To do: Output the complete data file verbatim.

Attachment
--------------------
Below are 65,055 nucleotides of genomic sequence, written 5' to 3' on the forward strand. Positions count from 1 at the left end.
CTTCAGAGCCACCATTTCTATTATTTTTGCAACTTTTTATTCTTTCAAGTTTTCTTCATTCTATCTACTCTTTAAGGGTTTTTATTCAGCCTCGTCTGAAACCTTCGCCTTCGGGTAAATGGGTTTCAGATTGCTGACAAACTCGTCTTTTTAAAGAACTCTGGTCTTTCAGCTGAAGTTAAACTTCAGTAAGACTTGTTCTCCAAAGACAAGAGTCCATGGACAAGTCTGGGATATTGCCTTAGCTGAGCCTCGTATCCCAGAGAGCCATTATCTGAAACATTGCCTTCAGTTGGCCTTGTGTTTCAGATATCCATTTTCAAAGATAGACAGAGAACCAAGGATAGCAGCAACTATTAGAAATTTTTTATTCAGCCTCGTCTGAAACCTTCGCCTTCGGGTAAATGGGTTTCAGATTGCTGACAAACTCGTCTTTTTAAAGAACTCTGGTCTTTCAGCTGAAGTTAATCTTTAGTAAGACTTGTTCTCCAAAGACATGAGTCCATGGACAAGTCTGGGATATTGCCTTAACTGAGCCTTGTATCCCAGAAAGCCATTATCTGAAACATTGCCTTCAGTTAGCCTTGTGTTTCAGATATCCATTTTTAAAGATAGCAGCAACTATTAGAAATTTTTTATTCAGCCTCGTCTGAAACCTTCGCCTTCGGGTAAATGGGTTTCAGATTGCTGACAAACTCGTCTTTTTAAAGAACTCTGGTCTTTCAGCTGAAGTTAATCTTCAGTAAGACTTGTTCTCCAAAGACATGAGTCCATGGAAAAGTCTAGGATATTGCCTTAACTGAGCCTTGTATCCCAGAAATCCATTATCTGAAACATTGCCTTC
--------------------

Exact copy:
Below are 65,055 nucleotides of genomic sequence, written 5' to 3' on the forward strand. Positions count from 1 at the left end.
CTTCAGAGCCACCATTTCTATTATTTTTGCAACTTTTTATTCTTTCAAGTTTTCTTCATTCTATCTACTCTTTAAGGGTTTTTATTCAGCCTCGTCTGAAACCTTCGCCTTCGGGTAAATGGGTTTCAGATTGCTGACAAACTCGTCTTTTTAAAGAACTCTGGTCTTTCAGCTGAAGTTAAACTTCAGTAAGACTTGTTCTCCAAAGACAAGAGTCCATGGACAAGTCTGGGATATTGCCTTAGCTGAGCCTCGTATCCCAGAGAGCCATTATCTGAAACATTGCCTTCAGTTGGCCTTGTGTTTCAGATATCCATTTTCAAAGATAGACAGAGAACCAAGGATAGCAGCAACTATTAGAAATTTTTTATTCAGCCTCGTCTGAAACCTTCGCCTTCGGGTAAATGGGTTTCAGATTGCTGACAAACTCGTCTTTTTAAAGAACTCTGGTCTTTCAGCTGAAGTTAATCTTTAGTAAGACTTGTTCTCCAAAGACATGAGTCCATGGACAAGTCTGGGATATTGCCTTAACTGAGCCTTGTATCCCAGAAAGCCATTATCTGAAACATTGCCTTCAGTTAGCCTTGTGTTTCAGATATCCATTTTTAAAGATAGCAGCAACTATTAGAAATTTTTTATTCAGCCTCGTCTGAAACCTTCGCCTTCGGGTAAATGGGTTTCAGATTGCTGACAAACTCGTCTTTTTAAAGAACTCTGGTCTTTCAGCTGAAGTTAATCTTCAGTAAGACTTGTTCTCCAAAGACATGAGTCCATGGAAAAGTCTAGGATATTGCCTTAACTGAGCCTTGTATCCCAGAAATCCATTATCTGAAACATTGCCTTC